- Outlining risks and mitigations inherent to the contracted service, and how your organisation has previously deployed mitigation measures in the past to reduce the risk of non-compliance
- Identifying long-term targets of the purchasing authority, such as digitisation or streamlining working practices, to show how you will integrate and align their goals with your own organisational approach
- Evidencing previous compliance with KPIs such as customer satisfaction, first-time-fix rate or response times to demonstrate familiarity with the authority’s working processes, assets or service users.
As the incumbent, your organisation will be well positioned to demonstrate how the mobilisation period will be seamless, low-risk and on time ahead of the contract start date, due to previous experience.
Investigate whether the contract will provide a new or significantly altered service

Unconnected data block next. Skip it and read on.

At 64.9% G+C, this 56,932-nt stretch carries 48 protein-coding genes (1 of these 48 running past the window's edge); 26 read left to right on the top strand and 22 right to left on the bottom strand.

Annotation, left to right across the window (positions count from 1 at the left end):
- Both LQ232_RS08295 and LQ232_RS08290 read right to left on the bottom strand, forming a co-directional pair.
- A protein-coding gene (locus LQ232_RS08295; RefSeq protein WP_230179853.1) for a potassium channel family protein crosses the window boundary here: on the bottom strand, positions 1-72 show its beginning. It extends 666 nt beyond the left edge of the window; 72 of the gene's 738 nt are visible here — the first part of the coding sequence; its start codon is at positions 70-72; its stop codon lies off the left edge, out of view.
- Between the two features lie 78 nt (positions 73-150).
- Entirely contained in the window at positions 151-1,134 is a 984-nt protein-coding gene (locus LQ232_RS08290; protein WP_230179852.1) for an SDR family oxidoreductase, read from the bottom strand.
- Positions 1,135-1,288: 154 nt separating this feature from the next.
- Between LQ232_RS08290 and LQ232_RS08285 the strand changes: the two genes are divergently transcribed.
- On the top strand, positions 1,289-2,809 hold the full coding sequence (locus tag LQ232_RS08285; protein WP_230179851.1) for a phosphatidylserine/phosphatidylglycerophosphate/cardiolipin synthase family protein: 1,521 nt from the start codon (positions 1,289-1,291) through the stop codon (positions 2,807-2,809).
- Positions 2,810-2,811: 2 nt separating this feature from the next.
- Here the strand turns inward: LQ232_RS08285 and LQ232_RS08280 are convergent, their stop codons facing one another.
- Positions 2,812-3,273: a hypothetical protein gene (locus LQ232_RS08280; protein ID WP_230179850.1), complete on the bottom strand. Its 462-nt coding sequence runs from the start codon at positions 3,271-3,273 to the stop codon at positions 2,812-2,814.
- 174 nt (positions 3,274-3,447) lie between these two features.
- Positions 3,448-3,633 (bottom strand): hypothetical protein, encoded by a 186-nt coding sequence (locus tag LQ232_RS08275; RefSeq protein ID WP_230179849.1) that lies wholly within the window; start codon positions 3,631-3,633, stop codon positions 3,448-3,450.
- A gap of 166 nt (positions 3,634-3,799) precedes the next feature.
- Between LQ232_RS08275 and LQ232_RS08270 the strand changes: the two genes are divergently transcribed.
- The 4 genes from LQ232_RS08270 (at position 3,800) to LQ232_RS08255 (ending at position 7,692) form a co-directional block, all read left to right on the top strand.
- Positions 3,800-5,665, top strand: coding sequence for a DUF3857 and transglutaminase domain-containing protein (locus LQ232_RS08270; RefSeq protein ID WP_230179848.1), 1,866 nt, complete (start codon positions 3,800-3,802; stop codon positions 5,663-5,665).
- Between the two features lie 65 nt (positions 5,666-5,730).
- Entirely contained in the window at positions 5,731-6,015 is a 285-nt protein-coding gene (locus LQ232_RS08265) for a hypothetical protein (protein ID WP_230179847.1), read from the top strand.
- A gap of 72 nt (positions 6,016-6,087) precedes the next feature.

On the contrary, the authority may have decided to release the tender as an entirely new or significantly revised service as a response to a new stream of funding or feedback from residents, service users or other stakeholders.
This will afford the opportunity to demonstrate your industry-specific experience and expertise and persuade evaluators why they should trust you to implement this new service. Consequently, consider emphasising the following aspects:
- Experience with similar contracts or frameworks where you have helped to usher in a new service or offering as a supplier during previous agreements
- Conducting meetings during mobilisation which includes residents, service users or other subcontractors, building trust between stakeholders and facilitating a smooth entry into the project workstream
- Innovative working practices which will enhance the proposed service and bring benefits to the authority and its residents or service users, such as offering consultative advice free of charge during the mobilisation period.
By evidencing how your previous experience will provide the authority with stability and minimal risk, the mobilisation period is more likely to proceed smoothly into the commencement of service delivery.
With over 7,000 bid and tender submissions, the vast majority of which include a response or method statement on mobilisation, Executive Compass are well placed to support with a variety of bid and tender services. To find out more, contact a member of our sales and marketing team today at 0800 612 5563 or via email firstname.lastname@example.org.